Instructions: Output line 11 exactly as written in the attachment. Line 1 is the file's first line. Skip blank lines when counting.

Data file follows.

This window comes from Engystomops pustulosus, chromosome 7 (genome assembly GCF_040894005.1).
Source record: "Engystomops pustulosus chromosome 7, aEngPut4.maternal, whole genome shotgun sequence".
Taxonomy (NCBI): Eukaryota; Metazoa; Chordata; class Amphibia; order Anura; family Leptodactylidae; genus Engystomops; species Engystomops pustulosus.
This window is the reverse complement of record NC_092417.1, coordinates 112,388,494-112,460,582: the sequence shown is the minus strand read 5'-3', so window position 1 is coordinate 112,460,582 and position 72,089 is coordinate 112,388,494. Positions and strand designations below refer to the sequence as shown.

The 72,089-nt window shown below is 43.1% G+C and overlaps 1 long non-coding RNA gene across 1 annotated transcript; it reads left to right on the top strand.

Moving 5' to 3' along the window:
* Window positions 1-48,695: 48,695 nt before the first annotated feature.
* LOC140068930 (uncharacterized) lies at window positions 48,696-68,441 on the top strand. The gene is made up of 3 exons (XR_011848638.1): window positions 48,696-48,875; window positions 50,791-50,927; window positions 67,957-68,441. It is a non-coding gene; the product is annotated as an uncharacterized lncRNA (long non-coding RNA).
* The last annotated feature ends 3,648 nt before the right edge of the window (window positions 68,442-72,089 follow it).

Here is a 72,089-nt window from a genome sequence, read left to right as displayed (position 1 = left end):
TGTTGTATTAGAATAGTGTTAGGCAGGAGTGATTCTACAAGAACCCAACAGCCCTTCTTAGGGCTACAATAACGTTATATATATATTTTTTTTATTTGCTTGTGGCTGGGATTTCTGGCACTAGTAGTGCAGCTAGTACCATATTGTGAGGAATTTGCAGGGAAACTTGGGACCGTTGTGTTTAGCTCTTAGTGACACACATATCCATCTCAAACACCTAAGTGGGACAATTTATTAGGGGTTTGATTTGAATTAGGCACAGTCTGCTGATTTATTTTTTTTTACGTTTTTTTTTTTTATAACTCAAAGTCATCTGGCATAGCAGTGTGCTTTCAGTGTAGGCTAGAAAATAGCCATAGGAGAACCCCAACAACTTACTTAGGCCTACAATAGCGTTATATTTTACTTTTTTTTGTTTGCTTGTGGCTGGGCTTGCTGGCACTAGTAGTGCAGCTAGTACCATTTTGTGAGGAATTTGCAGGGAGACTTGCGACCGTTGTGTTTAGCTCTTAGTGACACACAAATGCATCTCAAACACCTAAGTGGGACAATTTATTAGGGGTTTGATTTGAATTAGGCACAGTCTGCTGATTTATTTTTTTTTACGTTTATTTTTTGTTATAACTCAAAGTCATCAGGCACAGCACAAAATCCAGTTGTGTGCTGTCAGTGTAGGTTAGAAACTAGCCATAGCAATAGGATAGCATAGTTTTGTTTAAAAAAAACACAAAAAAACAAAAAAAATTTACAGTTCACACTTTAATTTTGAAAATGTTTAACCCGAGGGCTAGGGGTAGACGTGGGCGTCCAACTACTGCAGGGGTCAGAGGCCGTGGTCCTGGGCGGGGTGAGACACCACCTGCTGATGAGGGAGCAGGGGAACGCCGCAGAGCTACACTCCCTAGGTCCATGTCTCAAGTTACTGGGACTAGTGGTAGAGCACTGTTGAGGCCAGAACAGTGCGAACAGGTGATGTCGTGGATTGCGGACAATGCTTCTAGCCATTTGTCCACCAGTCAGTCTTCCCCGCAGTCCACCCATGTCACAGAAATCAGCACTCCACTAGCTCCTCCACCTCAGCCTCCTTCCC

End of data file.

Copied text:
TGTTGTATTAGAATAGTGTTAGGCAGGAGTGATTCTACAAGAACCCAACAGCCCTTCTTAGGGCTACAATAACGTTATATATATATTTTTTTTATTTGCTTGTGGCTGGGATTTCTGGCACTAGTAGTGCAGCTAGTACCATATTGTGAGGAATTTGCAGGGAAACTTGGGACCGTTGTGTTTAGCTCTTAGTGACACACATATCCATCTCAAACACCTAAGTGGGACAATTTATTAGGGGTTTGATTTGAATTAGGCACAGTCTGCTGATTTATTTTTTTTTACGTTTTTTTTTTTTATAACTCAAAGTCATCTGGCATAGCAGTGTGCTTTCAGTGTAGGCTAGAAAATAGCCATAGGAGAACCCCAACAACTTACTTAGGCCTACAATAGCGTTATATTTTACTTTTTTTTGTTTGCTTGTGGCTGGGCTTGCTGGCACTAGTAGTGCAGCTAGTACCATTTTGTGAGGAATTTGCAGGGAGACTTGCGACCGTTGTGTTTAGCTCTTAGTGACACACAAATGCATCTCAAACACCTAAGTGGGACAATTTATTAGGGGTTTGATTTGAATTAGGCACAGTCTGCTGATTTATTTTTTTTTACGTTTATTTTTTGTTATAACTCAAAGTCATCAGGCACAGCACAAAATCCAGTTGTGTGCTGTCAGTGTAGGTTAGAAACTAGCCATAGCAATAGGATAGCATAGTTTTGTTTAAAAAAAACACAAAAAAACAAAAAAAATTTACAGTTCACACTTTAATTTTGAAAATGTTTAACCCGAGGGCTAGGGGTAGACGTGGGCGTCCAACTACTGCAGGGGTCAGAGGCCGTGGTCCTGGGCGGGGTGAGACACCACCTGCTGATGAGGGAGCAGGGGAACGCCGCAGAGCTACACTCCCTAGGTCCATGTCTCAAGTTACTGGGACTAGTGGTAGAGCACTGTTGAGGCCAGAACAGTGCGAACAGGTGATGTCGTGGATTGCGGACAATGCTTCTAGCCATTTGTCCACCAGTCAGTCTTCCCCGCAGTCCACCCATGTCACAGAAATCAGCACTCCACTAGCTCCTCCACCTCAGCCTCCTTCCC